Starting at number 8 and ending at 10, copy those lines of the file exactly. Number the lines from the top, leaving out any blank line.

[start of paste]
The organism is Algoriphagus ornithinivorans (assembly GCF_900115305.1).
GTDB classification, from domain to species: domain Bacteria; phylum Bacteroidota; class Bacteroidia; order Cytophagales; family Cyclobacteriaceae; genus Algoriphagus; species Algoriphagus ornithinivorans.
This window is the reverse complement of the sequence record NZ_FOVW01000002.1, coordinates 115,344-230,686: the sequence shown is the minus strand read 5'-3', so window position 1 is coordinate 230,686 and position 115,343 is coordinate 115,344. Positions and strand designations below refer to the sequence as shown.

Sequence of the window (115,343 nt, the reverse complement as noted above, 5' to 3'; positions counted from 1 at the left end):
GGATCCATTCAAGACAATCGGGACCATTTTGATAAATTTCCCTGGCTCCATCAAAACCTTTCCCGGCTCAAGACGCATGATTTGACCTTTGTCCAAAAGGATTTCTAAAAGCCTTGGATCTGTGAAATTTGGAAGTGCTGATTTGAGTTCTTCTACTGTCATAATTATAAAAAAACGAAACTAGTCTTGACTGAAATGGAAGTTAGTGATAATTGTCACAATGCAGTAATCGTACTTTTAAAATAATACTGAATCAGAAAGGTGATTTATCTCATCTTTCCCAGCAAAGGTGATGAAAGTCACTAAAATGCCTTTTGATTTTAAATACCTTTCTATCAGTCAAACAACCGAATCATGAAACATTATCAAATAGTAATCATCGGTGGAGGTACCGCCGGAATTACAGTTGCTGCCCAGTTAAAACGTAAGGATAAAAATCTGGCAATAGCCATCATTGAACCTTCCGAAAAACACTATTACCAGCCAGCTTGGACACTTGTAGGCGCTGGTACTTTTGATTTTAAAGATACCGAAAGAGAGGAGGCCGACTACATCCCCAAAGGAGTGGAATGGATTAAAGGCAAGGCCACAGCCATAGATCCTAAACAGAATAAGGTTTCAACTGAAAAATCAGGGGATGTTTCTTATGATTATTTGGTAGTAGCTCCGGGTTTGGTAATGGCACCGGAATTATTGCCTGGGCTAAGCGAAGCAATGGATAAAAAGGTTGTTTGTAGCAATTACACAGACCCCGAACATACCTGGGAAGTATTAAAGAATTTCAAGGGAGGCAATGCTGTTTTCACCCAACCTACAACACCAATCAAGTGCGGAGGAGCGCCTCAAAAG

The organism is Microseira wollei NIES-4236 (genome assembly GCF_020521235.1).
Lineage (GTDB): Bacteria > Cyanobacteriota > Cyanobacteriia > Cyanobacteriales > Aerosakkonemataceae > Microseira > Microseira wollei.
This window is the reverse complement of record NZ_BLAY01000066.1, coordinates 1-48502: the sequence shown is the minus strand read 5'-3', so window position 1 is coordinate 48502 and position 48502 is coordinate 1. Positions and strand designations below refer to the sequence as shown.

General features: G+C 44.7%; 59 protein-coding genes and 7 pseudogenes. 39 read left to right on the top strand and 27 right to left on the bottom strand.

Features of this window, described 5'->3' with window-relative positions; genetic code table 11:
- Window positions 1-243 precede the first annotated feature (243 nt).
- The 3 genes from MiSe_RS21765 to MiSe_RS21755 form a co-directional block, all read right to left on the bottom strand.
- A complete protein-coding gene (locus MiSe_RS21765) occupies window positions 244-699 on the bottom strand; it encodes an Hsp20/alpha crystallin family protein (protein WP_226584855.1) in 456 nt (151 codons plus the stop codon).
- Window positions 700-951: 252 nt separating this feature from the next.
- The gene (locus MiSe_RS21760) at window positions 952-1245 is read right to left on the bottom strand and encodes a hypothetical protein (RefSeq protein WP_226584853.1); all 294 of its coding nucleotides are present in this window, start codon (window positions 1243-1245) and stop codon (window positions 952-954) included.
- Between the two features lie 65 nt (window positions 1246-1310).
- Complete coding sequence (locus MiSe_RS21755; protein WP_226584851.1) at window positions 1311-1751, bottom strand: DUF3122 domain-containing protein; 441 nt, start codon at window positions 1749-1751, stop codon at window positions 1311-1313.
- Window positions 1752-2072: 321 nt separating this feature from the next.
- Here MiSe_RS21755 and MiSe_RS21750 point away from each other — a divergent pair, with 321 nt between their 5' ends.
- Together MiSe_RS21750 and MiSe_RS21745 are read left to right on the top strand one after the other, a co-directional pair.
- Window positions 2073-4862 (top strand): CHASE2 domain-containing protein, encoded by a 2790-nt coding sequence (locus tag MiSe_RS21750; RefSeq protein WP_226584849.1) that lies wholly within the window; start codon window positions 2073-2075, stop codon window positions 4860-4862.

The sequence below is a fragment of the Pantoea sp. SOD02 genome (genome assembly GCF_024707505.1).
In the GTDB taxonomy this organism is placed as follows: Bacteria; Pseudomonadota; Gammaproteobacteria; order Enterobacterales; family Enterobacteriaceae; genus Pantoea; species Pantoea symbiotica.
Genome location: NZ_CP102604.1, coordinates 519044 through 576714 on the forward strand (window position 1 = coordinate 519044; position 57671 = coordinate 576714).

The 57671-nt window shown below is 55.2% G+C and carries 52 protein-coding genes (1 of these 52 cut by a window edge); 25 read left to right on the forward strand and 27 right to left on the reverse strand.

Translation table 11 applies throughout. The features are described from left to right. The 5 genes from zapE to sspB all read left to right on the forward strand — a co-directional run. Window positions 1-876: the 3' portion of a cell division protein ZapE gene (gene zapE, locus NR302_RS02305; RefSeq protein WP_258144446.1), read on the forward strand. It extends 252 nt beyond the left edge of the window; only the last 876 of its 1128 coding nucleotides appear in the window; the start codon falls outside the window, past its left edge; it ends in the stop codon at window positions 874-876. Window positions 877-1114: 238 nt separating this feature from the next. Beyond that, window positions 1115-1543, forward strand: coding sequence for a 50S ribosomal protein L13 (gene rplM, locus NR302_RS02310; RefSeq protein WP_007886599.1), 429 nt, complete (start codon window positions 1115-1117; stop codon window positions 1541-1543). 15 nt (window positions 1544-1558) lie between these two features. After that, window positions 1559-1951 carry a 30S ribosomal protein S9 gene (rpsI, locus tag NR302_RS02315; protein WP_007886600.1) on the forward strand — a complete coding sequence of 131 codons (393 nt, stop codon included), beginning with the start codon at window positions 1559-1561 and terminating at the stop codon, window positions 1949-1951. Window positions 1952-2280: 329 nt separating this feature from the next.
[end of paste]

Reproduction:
This window is the reverse complement of record NZ_BLAY01000066.1, coordinates 1-48502: the sequence shown is the minus strand read 5'-3', so window position 1 is coordinate 48502 and position 48502 is coordinate 1. Positions and strand designations below refer to the sequence as shown.

General features: G+C 44.7%; 59 protein-coding genes and 7 pseudogenes. 39 read left to right on the top strand and 27 right to left on the bottom strand.

Features of this window, described 5'->3' with window-relative positions; genetic code table 11: